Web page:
Ever since the end of World War II, industrialised and developed countries have tried to control the spread of strategic goods and dual-use technologies. Following the onset of the Cold War in the 1950s, these efforts gained further traction among the developed world keen to restrict the proliferation of such goods and technologies to the Soviet Union and its allies.
Multilateral Regimes are groups that are independent of the United Nations that states may use to organize their export control programs. Their regulations apply only to members and it is not obligatory that a country join.
Thus broadly Multilateral Control Regime:
• Contribute by establishing control lists and guidelines that most of the potential suppliers subscribe to.
• Help keep the most/best technology out of the hands of proliferators.
• Create Global Standards
The four major Multilateral Non-proliferation Export Control Regimes are:
The Australia Group - Ensuring would-be proliferators are not able to obtain necessary inputs for chemical and biological weapons through the development of ways to minimize export and transshipping risks. Licensing authority over a wide range of chemical weapons precursors is one way to reduce risk. Members require licenses for the export of dual-use chemical manufacturing facilities, equipment, and related technology, plant pathogens, animal pathogens, biological agents, and dual-use biological equipment. These items form the basis for the Group’s common control lists.
The Wassenaar Arrangement - Contributing to regional and international security and stability by promoting transparency and responsibility in transfers of conventional arms and sensitive dual-use (civilian/military) goods and technologies. Members of the Wassenaar Arrangement implement export controls on specific armaments and technologies. Export control guidelines help prevent destabilizing accumulations of weapons and technologies in volatile regions around the world.
Missile Technology Control Regime - Minimizing the risk of the proliferation of WMD delivery systems through the adherence of member states to common export policies and guidelines. Specifically, the aim of the MTCR is to restrict the proliferation of missiles, complete rocket systems, unmanned air vehicles, and related technology for those systems capable of carrying a 500 kilogram payload at least 300 kilometers, as well as systems intended for the delivery of weapons of mass destruction. It achieves its goals through export controls and licensing, relative information exchange between members, and outreach to non-members.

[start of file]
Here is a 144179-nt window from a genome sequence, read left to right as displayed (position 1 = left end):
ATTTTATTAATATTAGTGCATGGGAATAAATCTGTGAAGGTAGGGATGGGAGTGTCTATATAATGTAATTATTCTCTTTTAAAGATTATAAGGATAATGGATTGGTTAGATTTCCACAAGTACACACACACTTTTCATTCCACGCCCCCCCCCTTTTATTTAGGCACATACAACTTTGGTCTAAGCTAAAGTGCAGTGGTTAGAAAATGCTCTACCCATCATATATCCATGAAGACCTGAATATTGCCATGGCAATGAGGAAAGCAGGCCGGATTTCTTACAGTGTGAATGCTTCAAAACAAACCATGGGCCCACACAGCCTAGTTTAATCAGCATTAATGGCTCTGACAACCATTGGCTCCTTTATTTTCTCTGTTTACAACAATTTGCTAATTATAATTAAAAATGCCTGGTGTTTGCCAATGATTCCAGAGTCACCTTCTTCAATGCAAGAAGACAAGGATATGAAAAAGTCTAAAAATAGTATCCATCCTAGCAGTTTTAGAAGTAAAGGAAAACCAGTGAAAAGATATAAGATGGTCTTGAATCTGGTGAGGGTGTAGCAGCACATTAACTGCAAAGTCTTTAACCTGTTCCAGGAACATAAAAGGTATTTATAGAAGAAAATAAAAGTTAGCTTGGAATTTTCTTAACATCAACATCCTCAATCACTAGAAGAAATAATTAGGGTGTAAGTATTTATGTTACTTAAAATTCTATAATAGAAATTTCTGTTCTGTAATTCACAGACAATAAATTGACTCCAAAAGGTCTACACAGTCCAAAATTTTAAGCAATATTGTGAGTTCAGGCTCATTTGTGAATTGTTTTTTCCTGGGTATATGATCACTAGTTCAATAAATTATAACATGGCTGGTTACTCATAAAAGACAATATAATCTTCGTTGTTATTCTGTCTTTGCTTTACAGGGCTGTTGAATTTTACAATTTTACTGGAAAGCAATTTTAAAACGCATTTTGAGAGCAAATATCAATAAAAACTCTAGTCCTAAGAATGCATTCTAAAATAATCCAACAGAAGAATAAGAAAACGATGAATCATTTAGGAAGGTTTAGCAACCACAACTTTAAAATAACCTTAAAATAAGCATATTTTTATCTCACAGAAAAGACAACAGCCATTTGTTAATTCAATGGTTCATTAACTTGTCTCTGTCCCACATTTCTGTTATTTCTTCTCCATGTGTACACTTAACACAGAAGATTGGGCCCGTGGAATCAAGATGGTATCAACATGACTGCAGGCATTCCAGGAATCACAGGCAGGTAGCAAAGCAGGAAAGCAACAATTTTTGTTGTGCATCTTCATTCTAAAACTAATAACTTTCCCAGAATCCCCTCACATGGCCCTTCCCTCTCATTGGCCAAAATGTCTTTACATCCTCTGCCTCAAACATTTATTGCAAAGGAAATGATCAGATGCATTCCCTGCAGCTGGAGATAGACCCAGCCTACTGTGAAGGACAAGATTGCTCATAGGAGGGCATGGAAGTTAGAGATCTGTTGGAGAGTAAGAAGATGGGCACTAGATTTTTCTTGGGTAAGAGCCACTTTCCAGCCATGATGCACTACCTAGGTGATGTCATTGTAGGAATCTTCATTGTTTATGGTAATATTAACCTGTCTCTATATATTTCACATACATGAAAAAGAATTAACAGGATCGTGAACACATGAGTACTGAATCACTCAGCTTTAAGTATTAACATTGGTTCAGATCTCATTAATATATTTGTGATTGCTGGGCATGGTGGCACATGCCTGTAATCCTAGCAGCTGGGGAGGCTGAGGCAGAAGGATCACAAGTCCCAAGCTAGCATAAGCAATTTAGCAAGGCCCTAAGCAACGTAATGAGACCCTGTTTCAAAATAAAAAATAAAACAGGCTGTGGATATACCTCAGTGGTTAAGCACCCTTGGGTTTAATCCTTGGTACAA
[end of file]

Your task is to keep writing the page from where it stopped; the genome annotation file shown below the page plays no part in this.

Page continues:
Nuclear Suppliers Group - Contributing to the nonproliferation of nuclear weapons through the implementation of guidelines for nuclear and related exports. Forty member countries have developed export guidelines, which aim to ensure that nuclear trade for peaceful purposes does not contribute to the proliferation of nuclear weapons or other nuclear explosive devices. These guidelines cover nuclear material, technology and equipment, which may be considered dual-use.
Information on Other Organizations and Treaties
World Customs Organization - Enhancing the effectiveness and efficiency of customs administrations by promoting honest, transparent, and predictable customs environments. Comprised of 159 customs administrations, WCO members process 95% of international trade worldwide. The WCO and its partners assist customs agencies administer technologies and guidelines, which help to harmonize and simplify customs procedures around the world.
International Atomic Energy Agency - Promoting safe, secure, and peaceful nuclear technologies. The IAEA exists to verify that safeguarded nuclear material and activities are not used for military purposes, upgrade nuclear safety and security and prepare for and respond to emergencies, and mobilize peaceful applications of nuclear science and technology for critical needs in developing countries.